Figma discontinues new AI feature after Apple controversy

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This week, Figma CEO Dylan Field said the company will temporarily disable its “Make Design” AI feature after it was accused of “heavily” training the tool on existing apps. The feature, unveiled at the company’s annual Config conference, was intended to jumpstart the design process by generating UI layouts and components from text prompts, but drew criticism after it appeared to mimic the layout of Apple’s Weather app.

YouTube quietly rolled out a policy change this week that allows people to request the removal of AI-generated or other synthetic content that simulates their face or voice. The move marks a shift in YouTube’s stance, with the company now viewing deepfakes as a privacy issue, rather than just a content moderation issue.

Fisker has asked the Delaware bankruptcy judge overseeing the Chapter 11 case to approve the sale of its remaining inventory of all-electric Ocean SUVs. If approved, the company could sell its completed EVs to a New York-based auto leasing company for about $14,000 per vehicle — a sharp drop from the $70,000 starting price some of them once fetched.


Twitter Meets Myspace for GenZ: Aiming to put the “social” back into “social media,” a new app called noplace, which acts like a modern MySpace with colorful, customizable profiles, has now hit the top of the App Store. read more

How to avoid AI-driven scams: Generative AI has made online scams easier, cheaper and even more convincing. We’ve put together a handy guide on what you can do to protect yourself and your loved ones. read more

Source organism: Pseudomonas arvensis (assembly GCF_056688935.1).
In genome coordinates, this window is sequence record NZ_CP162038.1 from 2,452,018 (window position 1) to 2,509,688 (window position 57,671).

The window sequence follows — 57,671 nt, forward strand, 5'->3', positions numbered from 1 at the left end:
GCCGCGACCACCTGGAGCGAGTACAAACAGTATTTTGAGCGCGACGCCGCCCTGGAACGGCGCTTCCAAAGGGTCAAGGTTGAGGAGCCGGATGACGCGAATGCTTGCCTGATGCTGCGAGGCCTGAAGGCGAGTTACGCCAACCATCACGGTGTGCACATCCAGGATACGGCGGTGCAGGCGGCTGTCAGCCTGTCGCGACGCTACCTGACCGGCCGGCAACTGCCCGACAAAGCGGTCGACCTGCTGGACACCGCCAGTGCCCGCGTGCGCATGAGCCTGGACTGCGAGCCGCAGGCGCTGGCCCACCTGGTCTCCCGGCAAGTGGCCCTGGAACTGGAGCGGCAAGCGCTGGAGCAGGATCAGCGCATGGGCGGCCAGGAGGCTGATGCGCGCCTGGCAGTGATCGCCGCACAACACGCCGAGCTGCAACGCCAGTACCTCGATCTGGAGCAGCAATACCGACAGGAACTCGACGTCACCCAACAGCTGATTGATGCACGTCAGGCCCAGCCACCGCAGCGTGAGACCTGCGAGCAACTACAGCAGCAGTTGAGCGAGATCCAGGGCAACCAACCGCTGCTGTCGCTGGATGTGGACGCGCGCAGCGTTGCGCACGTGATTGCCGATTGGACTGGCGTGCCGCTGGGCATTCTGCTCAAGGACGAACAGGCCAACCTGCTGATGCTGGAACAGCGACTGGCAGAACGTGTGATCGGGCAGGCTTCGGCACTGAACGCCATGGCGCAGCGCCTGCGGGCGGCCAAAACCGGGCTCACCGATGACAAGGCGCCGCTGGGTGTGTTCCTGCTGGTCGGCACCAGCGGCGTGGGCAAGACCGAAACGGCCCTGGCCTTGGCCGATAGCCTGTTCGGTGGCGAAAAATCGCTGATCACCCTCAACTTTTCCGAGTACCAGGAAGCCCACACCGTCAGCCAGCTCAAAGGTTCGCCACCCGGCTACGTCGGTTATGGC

Turn off those crazy reactions on video calls: If you’ve ever seen thumbs up and confetti flying across your screen during a video call, you’re not alone. Here’s how to turn off the setting on your Apple devices. read more

Amazon discontinues Astro for Business: Amazon has decided to discontinue production of its Astro for Business security robot, just seven months after its launch. The company is now focusing on the home version of Astro. read more

A natural 1 for safety: Popular online board game and role-playing platform Roll20 has suffered a data breach, exposing the personal information of some of its users. The platform is currently notifying users of the breach. read more

Cloudflare takes on AI bots: The publicly traded cloud service provider has launched a new, free tool to prevent bots from scraping websites on its platform for data to train AI models. read more

Is Gemini as good as Google claims?: Google claims its AI models can perform previously impossible tasks, such as summarizing documents hundreds of pages long. But new research suggests the models aren’t as good as the company claims. read more

1 Billion Stolen Records and Counting: This year has seen some of the largest, most damaging data breaches in recent history. From AT&T to Ticketmaster, here are the biggest data breaches of 2024 so far. read more


A year of Threads: Threads, Meta’s Twitter alternative, recently celebrated its first birthday. The social network has 175 million monthly active users, but it’s still trying to find its voice. Threads isn’t as curious as X, nor as open as Mastodon or Bluesky — at least not yet. Ivan Mehta looks back on the app’s first year and what it can learn from other social networks. read more

Supreme Court declares hunting season open for regulators: In a 6-3 ruling, the Supreme Court delivered what may be one of the most consequential decisions it has ever made in the context of the tech industry, overturning the 1984 case Chevron v. Natural Resources Defense Council. On paper, wetlands and the EPA may seem like they have little to do with technology, but as Devin Coldewey writes, the decision opens regulators up to endless interference. read more

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